North Fork KP Trail #93
    rating optionrating optionrated 3rated 3rated 3
    After 2 days in camp at Hannagan Meadow Campground, now having reviewed maps and scouted around the area the day before to find my way to local TH's and trail starts, it was time to go hiking! It was already 11am when I decided to check-out this local North Fork KP Trail#93 which was only a couple of miles South from my campsite, off Hwy#191.

    This short 2.4ml "one way" (-1600') trail serves as a connector trail to the more popular KP Trail#70 , connecting at the bottom of KP Canyon. Both these trails leads to one of the more scenic areas in the Blue Primitive Area, the confluence of the North and South Forks of KP Creek where a nice lunch spot resides to enjoy the views while relaxing by two ~10ft waterfalls. This trail#93 exhibits a good example of active vegetation restoration after previous fire(s) pretty much devistated this area. There are some down & burnt trees on the trail that one must cross over, under, and around, but seeing the lush-green regrowth of this forest area is worth it!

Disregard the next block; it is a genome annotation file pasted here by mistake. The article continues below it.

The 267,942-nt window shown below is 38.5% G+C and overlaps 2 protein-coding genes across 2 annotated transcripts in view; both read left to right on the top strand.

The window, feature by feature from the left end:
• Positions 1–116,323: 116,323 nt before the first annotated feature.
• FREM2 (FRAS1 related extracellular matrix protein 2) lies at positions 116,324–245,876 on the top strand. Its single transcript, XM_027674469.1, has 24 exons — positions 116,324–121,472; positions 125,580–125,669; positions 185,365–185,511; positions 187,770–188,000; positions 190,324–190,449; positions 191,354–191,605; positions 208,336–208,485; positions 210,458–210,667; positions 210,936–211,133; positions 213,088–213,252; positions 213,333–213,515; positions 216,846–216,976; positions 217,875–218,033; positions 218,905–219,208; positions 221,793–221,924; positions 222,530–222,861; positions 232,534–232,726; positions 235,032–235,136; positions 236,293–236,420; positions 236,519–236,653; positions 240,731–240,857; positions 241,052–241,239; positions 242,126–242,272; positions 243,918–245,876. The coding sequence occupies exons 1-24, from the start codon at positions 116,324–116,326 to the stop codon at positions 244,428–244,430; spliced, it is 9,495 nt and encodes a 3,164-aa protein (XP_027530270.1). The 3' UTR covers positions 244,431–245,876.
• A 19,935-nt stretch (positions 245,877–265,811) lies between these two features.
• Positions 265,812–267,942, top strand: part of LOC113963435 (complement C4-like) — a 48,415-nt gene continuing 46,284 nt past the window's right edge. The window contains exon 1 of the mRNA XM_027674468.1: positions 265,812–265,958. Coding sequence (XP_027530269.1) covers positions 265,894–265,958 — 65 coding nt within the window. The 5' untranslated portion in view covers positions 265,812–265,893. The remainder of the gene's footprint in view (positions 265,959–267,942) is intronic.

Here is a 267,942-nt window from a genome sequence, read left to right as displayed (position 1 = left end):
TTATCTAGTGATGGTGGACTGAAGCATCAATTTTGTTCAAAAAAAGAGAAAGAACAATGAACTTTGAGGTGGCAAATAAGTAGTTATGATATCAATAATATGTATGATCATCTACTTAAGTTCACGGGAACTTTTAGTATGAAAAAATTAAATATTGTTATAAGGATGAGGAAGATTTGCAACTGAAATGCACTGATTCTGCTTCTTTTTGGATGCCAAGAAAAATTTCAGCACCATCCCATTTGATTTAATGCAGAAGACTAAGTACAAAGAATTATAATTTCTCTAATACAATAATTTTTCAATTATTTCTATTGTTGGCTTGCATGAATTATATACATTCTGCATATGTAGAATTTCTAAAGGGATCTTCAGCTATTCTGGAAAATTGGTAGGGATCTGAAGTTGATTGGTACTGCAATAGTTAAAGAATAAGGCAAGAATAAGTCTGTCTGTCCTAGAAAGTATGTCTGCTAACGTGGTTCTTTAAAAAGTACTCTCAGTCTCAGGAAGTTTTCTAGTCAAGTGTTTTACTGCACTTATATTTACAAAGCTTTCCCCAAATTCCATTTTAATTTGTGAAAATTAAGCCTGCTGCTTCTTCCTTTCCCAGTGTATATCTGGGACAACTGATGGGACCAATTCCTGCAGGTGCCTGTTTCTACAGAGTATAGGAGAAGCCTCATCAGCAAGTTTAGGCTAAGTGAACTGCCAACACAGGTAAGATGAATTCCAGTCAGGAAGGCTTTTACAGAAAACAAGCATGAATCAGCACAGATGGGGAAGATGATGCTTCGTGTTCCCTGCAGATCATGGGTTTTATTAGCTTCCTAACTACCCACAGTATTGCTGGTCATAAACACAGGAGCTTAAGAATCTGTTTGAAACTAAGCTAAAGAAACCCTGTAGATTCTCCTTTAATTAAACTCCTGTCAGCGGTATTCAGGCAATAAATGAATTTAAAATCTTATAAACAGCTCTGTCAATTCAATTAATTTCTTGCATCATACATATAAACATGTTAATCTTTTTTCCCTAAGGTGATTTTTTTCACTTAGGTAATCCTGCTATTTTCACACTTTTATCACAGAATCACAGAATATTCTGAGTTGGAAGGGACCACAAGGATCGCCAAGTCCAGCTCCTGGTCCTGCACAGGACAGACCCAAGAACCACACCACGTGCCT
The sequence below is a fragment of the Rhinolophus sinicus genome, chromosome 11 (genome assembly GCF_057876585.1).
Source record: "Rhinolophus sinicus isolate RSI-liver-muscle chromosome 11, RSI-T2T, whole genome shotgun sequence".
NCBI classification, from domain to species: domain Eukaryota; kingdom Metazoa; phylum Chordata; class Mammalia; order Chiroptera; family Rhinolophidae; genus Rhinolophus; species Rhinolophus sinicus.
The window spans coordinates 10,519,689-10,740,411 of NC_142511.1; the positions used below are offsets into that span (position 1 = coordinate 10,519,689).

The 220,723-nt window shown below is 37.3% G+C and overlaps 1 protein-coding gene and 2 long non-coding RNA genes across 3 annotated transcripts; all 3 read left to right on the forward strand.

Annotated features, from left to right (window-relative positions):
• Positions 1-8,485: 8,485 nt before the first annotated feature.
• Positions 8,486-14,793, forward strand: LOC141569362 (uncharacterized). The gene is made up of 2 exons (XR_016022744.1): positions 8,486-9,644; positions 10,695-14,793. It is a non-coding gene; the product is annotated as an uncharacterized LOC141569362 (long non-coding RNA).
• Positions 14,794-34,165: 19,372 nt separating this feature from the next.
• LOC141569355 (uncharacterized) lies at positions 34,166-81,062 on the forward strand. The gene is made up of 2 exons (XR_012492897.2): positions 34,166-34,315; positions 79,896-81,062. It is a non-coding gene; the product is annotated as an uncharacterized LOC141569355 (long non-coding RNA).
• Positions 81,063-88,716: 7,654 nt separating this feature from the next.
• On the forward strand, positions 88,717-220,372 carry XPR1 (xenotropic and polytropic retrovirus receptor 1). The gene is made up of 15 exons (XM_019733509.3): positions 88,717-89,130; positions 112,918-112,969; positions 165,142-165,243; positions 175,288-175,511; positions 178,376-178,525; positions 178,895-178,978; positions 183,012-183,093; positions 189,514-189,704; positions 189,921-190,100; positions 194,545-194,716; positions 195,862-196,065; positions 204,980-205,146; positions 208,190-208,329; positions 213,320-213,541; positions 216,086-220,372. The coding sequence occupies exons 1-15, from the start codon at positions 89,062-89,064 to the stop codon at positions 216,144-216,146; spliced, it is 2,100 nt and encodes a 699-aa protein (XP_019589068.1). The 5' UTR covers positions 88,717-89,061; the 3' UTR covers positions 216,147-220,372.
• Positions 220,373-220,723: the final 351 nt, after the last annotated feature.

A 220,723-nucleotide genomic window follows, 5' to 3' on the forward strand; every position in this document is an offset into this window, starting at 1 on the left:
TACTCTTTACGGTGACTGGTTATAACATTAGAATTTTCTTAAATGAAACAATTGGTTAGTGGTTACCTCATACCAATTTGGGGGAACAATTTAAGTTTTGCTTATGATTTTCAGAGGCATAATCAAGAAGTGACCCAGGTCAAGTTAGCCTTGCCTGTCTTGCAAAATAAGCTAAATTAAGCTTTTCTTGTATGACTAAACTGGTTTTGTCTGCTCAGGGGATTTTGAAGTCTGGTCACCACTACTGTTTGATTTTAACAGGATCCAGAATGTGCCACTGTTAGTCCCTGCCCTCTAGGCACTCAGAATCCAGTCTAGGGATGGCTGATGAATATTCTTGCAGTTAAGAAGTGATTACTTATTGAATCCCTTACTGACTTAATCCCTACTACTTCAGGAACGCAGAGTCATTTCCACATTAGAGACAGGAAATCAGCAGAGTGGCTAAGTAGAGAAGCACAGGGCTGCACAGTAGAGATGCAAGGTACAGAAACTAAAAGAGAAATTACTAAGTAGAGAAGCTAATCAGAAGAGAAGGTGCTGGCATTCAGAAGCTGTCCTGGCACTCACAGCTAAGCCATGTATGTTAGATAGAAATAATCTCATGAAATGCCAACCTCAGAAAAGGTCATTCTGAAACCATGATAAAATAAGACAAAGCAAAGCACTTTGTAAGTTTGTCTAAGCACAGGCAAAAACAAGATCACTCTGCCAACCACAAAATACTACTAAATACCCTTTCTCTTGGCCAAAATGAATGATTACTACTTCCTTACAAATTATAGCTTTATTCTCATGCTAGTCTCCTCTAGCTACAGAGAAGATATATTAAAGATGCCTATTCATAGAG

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    Directions
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    To hike
    From Alpine, drive south on US 191 about 25 miles to the North Fork KP/KP Rim Trailhead. This trailhead is generally plowed for winter use. The North Fork KP Trail is also accessible via the KP Trail #70